Golfer’s elbow (also known as medial epicondylagia or medial epicondylitis) is a fairly common orthopedic condition that is seen more frequently in those that play golf, however anyone who performs similar repetitive arm movements can develop it as well.
What is Golfer’s Elbow / Medial Epicondylitis?
Golfer’s elbow primarily involves the elbow hinge joint and is the result of over-activity or abuse of the muscles along this joint. The pain is more severe along the inner aspect of the elbow where the muscles and tendons attach to the bone. It may extend to the arm and wrist of the affected arm. Similar in patho-physiology to tennis elbow, however Golfer’s Elbow involves the medial or inner aspect of forearm. The key movement that causes golfer`s elbow is resisted wrist flexion and pronation.
Golfers Elbow Signs and Symptoms:
The characteristic signs and symptoms of Golfers Elbow / medial epicondylitis include:
- moderate to severe pain along the inner aspects of elbow (usually of the dominant arm);
- stiffness and limitation of movement that may be aggravated by actions as simple as clenching one’s fingers or making a fist;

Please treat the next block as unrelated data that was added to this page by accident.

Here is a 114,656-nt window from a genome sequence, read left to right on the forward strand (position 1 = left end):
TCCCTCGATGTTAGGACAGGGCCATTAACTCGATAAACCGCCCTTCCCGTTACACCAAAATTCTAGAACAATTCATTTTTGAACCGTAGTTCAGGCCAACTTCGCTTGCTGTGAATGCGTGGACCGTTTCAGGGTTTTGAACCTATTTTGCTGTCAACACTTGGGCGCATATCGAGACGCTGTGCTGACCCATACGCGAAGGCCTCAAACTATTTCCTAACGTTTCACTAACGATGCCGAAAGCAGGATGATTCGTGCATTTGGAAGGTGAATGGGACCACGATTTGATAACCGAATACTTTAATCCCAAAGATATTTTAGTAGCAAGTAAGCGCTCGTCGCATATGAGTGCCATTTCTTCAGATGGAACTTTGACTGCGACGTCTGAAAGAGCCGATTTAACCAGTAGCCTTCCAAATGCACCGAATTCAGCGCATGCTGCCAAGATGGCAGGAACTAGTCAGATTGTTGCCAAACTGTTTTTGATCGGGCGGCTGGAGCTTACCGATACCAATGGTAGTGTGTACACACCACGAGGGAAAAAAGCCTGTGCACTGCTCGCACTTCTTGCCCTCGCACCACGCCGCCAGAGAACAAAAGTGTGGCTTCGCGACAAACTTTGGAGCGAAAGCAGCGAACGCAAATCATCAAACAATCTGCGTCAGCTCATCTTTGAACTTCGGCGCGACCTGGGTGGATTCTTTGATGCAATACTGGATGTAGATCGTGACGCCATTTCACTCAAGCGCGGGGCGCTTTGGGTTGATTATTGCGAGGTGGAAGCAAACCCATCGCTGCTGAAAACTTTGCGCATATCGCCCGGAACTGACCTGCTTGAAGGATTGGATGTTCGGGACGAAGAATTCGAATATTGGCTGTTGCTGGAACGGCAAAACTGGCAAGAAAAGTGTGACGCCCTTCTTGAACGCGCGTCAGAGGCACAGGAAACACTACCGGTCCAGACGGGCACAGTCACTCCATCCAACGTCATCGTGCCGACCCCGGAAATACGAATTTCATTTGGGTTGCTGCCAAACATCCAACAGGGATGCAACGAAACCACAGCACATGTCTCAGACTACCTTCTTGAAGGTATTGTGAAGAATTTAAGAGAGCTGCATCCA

- impaired sensation, numbness and tingling along the medial forearm and arm due to pressure on the nerve.
How does Golfer’s elbow develop?
Golfers elbow develops from a repeated overuse or abuse of the muscles and tendons that support hand and forearm movement. Flexing your fingers and wrists is controlled by the anterior forearm. The tendons of these muscles meet in the tendinous sheath fitted into the medial epicondyle of the humerus. A minor injury or intense and repeated stress to this area can cause inflammation and result in Golfer’s Elbow. Some activities that lead to Golfer’s Elbow are:
- repeated swinging of a racquet or golf club ;
- moderate weightlifting;
- intense gripping as required when rock climbing
- the forceful hand motion typically used in throwing a ball;
- any repeated hand movement that twists the forearm such as turning a door knob or shaking someone’s hand.
A further significant factor in the development of Golfer’s Elbow or other muscle inflammatory condition is advanced age. As we age, our muscle fibers thicken and become less elastic and we become more vulnerable to even minor trauma. So, it requires less to over-use or mis-use muscles and experience complications
Occupations most commonly linked with Golfer’s Elbow are: painters; laborers; lumberjacks; plumbers; and, of course, avid golfers and tennis players both amateur and professional.
Treatments For Golfer’s Elbow & Medial Epicondilitis:
Treatments for Golfers Elbow / Medial Epicondylitis offered at Ace Physio